So, of course, this documentary begins with succulent shots of sausages and knishes and roast beef, shaved thin. But that food porn is quickly followed by the note that in 1931, there were 1000s of Jewish delis in New York City alone whereas today there are 150 in all of America.
During the opening credits for "Wild Tales," an animal appears along with a name, and it's through those animals that the word "wild" in the title starts to promise sense and the word "tales" becomes a pun.
"Wild Tales" was nominated as Best Foreign Film from the country of Argentina. It was, indeed, award-worthy.
Serena is a name that bespeaks serenity, tranquility, and peace, but Serena Pemberton is anything but. She is a new bride, who brings her knowledge of the timber trade from her now-dead family in the West to her new husband's timberland in North Carolina.
Rarely has a documentary hit so deeply at the inner workings of an artist. That depth applies, also, to the viewer, who has to dig deep to understand why tears may flow, unbidden, while watching and listening to this portrait of Seymour Bernstein, a fine piano player and consummate teacher.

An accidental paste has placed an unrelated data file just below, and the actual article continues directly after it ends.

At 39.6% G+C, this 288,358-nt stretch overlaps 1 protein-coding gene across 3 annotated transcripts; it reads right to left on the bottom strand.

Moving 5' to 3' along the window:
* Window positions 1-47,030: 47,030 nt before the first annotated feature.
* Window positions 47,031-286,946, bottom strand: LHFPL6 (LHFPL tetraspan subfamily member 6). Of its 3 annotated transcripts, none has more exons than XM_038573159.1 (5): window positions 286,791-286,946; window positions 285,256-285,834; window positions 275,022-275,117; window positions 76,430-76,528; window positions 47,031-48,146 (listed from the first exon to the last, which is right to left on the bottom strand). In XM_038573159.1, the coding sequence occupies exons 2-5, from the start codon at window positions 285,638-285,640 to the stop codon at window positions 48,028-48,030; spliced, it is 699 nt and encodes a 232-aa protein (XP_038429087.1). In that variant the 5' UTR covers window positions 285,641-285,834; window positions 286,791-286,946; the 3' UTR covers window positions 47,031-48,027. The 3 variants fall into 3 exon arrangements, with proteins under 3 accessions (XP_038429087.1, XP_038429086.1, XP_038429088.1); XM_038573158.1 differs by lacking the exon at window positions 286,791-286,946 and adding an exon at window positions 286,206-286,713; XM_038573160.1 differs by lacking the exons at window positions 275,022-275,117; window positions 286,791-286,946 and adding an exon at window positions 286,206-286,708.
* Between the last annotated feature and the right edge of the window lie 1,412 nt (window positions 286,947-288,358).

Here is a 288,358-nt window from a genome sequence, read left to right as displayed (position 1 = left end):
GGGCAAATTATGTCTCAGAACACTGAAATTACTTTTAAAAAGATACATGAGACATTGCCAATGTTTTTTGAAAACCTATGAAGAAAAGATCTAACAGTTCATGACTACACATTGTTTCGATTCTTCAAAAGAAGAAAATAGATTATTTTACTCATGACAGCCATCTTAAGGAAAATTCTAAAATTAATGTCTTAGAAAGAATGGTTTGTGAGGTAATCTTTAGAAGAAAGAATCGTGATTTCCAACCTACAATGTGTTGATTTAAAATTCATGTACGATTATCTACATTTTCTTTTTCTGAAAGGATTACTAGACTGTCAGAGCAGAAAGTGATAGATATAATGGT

Whereas the first film about this exotic hotel for the elderly and the beautiful in Jaipur, India, was delightful, the second in the series (please, movie gods, no franchise) fulfills that old declaration that sequels bring in dependable dollars even if they aren't as good as the mothermovie.
If you liked "American Sniper," you will probably like "The Gunman." Heck, if you like the gore of Grand Guignol theater, you'll like "The Gunman." And if you're a big fan of Rooster Cogburn's one-man army, then "The Gunman" is the shoot'em-up movie for you.
So, why would the Disney Studios put out a live- action version of "Cinderella" when its 1950 animated version is embedded in the cinematic minds of millions? The current version quotes so much of the animated version -- if not really, then seemingly -- that it's impossible to divorce the two.
Men and boats. Men and gold. Men and their sons, on the beach or in utero or as a surrogate. "Black Sea" -- not "The Black Sea" (that's another recent movie) -- is all about getting the gold, getting back at "the man," and surviving. It's all about death.
Imagine working for a small company that offers a significant pay bonus to you at the expense of one colleague's job. Then imagine being that worker, who has but a weekend, the two days and one night of the title, to convince her fellows to change their votes.
The good news is that the Oscar shorts are short; the better news is that they're good -- except for one of the 10. Ever since the Academy has made the nominations for shorts available to the viewing public, the Oscar presentations have been fuller, more fun to anticipate.